Here is a nice image from my workmate Grant Kellett’s partner, Jude.
They are both part of the Place Recruitment Cycling team that has been
really getting into it big-time since their enthusiastic sponsor Mike
Stewart got the bug.
Grant has been TTing for less than a year and he
has broken the magical 60 mins barrier 3 times now, in fact, each time
he has attempted it; his latest time a 57:47. That’s impressive. Like
me, Grant was a mountainbiker who drfited to the dark side.
the enthusiasm of his Team Leader Mike, is what drives him at the
moment. Enthusiam is most definitely contagious. During a water-cooler
conversation yesterday I found that another of my workmates had
experienced one of the RPM classes that Grant runs at Les Mills and he
swears he is going to the gym now at least 3, maybe 5 times a week for
the rest of the year.
I had a pretty good time trial on Sunday at the WVCC’s open event. The “National Veterans TT Champs”. Its an historical event that I don’t think has any true national status, but in the past has pulled in some very good riders. It was my first 40km since 2007, and I managed
to slash my old PB set in 2003 by 19 seconds down to 57:30. We were
very lucky with the weather. In my many years of time trialling I have
probably only had three “optimal” weather days, and they all resulted in
records, two of which still stand. Its a bit like doing
the Karapoti. If there is a fast year and you are not there, then its
your bad luck.The old saying of to finish first, first you must finish
should also say, but even before that you have to turn up!
|Lee, Grant, Jude and Mike warming up. Two sub 58’s in there.|
There has been plenty written on why you don’t necessarily have to
go slower as you get older. I tend to think that most people get slower
because over time their motivation wanes and they tend not to hammer as
much. In other words, they don’t do the intensity any more, and settle
for long slow distance rides.
There is one obvious way to counter this. Enthusiasm for new types of riding.
Can you imagine discovering Cyclo-cross and not getting some
intensity in your week? Can you imagine discovering Bike-packing or Randonnuering and not getting a massive base?
|Garry Humpherson uber-vet – Image from PNP site|
There are so many different kinds of things you can do on a bike these days, and they needn’t all be competitive.
Many people fail to see the symbiotic relationship between riding
buddies and how it can really lift both their games. Maybe you are not
enthusiastic one day, but chances are your buddy will be.
Inspiration is another motivator. When I see 75 year old Gary
Humpherson smashing the world pursuit record, and 65 + rider Alan Luff
breaking 60 mins for 40kms its hard not to be impressed.
TT geekage below – do not go past here if you are not a tester/tt-geek
There are probably more rules to time trialling than there are to pursuiting, which only has the 5 rules.
1. Dont start to fast.
2. Dont start to fast.
3. Dont start to fast.
4. Dont start to fast.
5. and dont start to fast.
Having said that, it’s the main rule I always tell people to adhere
to in TTing, especially when they are new to it. I also say “knowledge
is power” and have a raft of electrical devices giving me more feedback
than I know what to do with. Sometimes its a good distraction from the
pain of TTing, and can give you a good idea of where you are in relation
to your goals.
Funny then that I mostly ignored it on sunday and rode by feel.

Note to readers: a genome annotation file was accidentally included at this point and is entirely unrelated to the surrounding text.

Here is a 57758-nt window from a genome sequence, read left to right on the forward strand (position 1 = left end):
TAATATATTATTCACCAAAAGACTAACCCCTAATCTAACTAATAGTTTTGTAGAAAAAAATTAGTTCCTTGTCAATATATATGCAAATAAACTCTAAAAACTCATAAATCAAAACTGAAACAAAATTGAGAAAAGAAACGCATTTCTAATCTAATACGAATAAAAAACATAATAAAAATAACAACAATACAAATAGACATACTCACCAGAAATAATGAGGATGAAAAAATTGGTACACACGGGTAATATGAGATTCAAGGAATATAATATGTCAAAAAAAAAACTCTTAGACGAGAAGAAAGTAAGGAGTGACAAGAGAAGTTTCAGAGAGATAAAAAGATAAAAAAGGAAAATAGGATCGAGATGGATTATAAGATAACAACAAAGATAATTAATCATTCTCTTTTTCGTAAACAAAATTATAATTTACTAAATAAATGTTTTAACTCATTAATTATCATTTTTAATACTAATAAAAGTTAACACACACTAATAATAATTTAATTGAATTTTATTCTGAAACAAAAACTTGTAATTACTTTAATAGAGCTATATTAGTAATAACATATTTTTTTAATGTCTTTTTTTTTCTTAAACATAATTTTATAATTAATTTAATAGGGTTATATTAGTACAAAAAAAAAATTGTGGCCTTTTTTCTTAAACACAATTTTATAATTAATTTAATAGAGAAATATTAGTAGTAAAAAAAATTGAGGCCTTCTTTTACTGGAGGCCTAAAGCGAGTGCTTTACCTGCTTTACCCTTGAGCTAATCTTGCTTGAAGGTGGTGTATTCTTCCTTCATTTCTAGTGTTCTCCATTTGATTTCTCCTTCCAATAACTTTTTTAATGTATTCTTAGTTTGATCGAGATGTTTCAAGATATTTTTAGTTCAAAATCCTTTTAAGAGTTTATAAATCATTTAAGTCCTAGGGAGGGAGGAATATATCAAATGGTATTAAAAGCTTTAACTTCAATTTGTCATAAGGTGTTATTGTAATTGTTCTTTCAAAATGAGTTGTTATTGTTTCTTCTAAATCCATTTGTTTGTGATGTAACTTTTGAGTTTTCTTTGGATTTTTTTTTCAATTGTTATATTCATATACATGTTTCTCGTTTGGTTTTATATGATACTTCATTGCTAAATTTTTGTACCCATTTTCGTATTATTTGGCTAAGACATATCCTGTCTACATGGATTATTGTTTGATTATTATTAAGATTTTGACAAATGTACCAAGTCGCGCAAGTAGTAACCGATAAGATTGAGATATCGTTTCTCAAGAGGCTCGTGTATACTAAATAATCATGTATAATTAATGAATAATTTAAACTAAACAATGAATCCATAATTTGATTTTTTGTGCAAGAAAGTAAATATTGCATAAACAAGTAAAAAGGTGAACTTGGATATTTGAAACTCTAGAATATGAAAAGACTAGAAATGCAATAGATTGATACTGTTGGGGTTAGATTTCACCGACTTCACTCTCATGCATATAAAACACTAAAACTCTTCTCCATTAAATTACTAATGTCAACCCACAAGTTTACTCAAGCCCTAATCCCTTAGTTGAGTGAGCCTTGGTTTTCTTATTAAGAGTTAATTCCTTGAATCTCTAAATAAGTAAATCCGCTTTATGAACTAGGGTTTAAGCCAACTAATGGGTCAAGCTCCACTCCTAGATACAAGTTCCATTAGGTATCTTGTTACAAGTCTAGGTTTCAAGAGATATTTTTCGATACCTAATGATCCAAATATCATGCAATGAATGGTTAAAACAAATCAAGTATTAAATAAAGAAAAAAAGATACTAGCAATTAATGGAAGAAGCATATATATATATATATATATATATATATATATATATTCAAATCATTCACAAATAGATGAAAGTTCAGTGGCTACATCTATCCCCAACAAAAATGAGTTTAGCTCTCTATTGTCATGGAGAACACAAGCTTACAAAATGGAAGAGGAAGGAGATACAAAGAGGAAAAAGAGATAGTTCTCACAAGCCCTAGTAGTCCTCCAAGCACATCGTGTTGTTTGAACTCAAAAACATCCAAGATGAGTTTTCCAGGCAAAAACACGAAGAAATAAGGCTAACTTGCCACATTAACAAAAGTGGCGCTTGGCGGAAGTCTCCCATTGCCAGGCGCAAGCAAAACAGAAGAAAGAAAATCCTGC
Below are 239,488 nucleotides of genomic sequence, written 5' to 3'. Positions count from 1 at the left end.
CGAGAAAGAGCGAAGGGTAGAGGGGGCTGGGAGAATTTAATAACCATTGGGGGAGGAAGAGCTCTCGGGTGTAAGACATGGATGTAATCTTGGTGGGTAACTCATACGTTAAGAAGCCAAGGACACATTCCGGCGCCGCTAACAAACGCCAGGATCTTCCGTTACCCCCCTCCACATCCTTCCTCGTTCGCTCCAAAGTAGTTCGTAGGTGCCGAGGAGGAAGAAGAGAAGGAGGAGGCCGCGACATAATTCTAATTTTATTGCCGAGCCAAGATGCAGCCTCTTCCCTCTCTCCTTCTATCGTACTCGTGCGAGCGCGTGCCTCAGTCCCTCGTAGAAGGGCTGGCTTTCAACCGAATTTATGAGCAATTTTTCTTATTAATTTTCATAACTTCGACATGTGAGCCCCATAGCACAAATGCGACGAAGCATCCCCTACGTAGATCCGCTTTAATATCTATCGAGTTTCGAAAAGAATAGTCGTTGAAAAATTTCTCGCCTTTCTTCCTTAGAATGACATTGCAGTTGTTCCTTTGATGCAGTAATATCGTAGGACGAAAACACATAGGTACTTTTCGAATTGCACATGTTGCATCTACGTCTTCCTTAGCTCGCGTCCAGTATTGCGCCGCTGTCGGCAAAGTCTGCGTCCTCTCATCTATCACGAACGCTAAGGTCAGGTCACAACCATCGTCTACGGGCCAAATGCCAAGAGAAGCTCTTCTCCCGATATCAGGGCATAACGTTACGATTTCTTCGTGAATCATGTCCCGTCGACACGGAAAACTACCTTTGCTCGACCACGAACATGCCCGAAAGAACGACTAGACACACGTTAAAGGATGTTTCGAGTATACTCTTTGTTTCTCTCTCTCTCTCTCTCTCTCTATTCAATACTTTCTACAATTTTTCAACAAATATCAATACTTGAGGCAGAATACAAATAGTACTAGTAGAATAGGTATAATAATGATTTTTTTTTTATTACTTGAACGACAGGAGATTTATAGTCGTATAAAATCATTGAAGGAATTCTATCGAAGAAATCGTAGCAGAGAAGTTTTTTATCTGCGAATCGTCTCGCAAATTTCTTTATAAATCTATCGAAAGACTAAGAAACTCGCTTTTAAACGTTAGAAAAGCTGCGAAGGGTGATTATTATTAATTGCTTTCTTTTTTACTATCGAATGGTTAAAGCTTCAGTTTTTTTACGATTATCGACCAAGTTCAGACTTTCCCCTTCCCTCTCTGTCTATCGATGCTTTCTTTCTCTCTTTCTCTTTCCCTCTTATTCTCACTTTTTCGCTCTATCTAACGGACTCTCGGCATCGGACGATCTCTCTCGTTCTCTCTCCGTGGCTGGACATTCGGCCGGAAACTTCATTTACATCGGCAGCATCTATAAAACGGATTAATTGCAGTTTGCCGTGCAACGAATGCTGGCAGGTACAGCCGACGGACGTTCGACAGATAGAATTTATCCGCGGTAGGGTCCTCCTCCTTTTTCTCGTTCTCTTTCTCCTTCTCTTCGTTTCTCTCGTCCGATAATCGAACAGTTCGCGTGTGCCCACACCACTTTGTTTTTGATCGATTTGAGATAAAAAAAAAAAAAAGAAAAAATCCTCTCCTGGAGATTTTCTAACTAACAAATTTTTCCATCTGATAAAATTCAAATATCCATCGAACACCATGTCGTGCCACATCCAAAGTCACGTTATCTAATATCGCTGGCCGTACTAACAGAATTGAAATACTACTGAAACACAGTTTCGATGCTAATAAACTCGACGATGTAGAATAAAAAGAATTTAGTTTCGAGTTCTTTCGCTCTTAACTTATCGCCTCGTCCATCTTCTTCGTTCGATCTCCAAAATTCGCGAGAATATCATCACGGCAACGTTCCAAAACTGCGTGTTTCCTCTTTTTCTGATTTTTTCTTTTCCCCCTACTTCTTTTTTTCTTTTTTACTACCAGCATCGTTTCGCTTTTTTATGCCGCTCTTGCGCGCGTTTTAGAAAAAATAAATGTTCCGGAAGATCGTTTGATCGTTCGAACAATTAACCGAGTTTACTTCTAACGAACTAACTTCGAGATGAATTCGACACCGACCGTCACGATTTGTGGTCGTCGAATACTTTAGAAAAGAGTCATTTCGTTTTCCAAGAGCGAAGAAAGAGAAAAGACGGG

also that when you look down at the Power Tap CPU you are always doing
“god-like watts”. I was so worried by this phenomena that at the top
turnaround I checked my average watts, (a very un-aero three-button
press) and while it was way higher than I would have normally done, it
was nothing like I was imagining from my casual glances. Note to self –
You are not a god.
To cut a long story short, the watts declined over the course of the
race, (not ideal) but to dress it up a bit, if I divided the race into 4
quarters, my second quarter’s watts were the same as my last, which is
what I try to maintain if ever doing intervals.
I was using my Power tap (with disc covers) and another speedo, so at a glance I had:
had an aim of averaging 42kmh, I don’t know why. It was just a target. I
had no reason to think I was going to do a PB, considering the usual
conditions we get to race in, and the lumpy unfriendly nature of the
Kahutara course which I always struggle with. In the past I have ridden
the outward leg a bit conservatively (evenly) and found that I couldn’t
make up the speed elsewhere on the course. This time I was not going to
do that again. It had nothing to do with Peter James placing a bet with
my minute man Pat Evers that I would catch him inside 3kms.
On the final return leg, after dealing with the hammer blow of the
initial head wind I was able to knuckle down and use up every last piece
of energy still lurking in my cells. When I noticed 5kms come up on one of my computers
, I thought cripes. 5kms, that’s not even one lap of Liverton road, I
can do that with my eyes closed, and I probably did.
There was 1 watt difference between my average and normalised power
on that last leg so I had it pretty much pegged. In leg 3 you can see
the difficulty I had maintaining power with the only slightly downhill
part of the course. This is always a challenge for me, and a good place
for a power meter. Its relatively easy to make “big watts” going up
hill, but try doing it downhill. Its hard.
For more inane anorak wearing wattage stuff, see below:
4 splits 8.7km the first two, 11.3km the next two. Two turns.
Watts av/np rpm kmh
315/317 87 41.7
289/293 90 41.7
275/278 87 43.9
281/282 90 40.2
Overall 289/292 89 41.9